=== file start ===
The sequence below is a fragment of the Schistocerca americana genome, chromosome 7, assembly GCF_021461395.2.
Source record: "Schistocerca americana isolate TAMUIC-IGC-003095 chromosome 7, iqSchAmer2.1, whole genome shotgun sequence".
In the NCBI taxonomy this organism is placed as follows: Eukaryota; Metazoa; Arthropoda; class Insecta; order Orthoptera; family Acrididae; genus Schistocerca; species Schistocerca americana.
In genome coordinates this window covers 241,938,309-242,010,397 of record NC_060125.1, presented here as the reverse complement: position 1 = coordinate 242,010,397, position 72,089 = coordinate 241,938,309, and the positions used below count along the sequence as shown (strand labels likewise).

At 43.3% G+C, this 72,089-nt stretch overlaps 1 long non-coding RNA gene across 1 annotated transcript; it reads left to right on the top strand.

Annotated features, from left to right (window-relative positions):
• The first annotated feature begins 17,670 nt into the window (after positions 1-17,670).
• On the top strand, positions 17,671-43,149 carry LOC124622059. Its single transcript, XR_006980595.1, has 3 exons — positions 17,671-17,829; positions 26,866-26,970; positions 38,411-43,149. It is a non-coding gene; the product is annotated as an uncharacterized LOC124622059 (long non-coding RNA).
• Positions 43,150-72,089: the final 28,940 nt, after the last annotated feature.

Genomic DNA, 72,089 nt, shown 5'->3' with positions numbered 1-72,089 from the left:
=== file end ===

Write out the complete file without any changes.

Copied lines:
The sequence below is a fragment of the Schistocerca americana genome, chromosome 7, assembly GCF_021461395.2.
Source record: "Schistocerca americana isolate TAMUIC-IGC-003095 chromosome 7, iqSchAmer2.1, whole genome shotgun sequence".
In the NCBI taxonomy this organism is placed as follows: Eukaryota; Metazoa; Arthropoda; class Insecta; order Orthoptera; family Acrididae; genus Schistocerca; species Schistocerca americana.
In genome coordinates this window covers 241,938,309-242,010,397 of record NC_060125.1, presented here as the reverse complement: position 1 = coordinate 242,010,397, position 72,089 = coordinate 241,938,309, and the positions used below count along the sequence as shown (strand labels likewise).

At 43.3% G+C, this 72,089-nt stretch overlaps 1 long non-coding RNA gene across 1 annotated transcript; it reads left to right on the top strand.

Annotated features, from left to right (window-relative positions):
• The first annotated feature begins 17,670 nt into the window (after positions 1-17,670).
• On the top strand, positions 17,671-43,149 carry LOC124622059. Its single transcript, XR_006980595.1, has 3 exons — positions 17,671-17,829; positions 26,866-26,970; positions 38,411-43,149. It is a non-coding gene; the product is annotated as an uncharacterized LOC124622059 (long non-coding RNA).
• Positions 43,150-72,089: the final 28,940 nt, after the last annotated feature.

Genomic DNA, 72,089 nt, shown 5'->3' with positions numbered 1-72,089 from the left: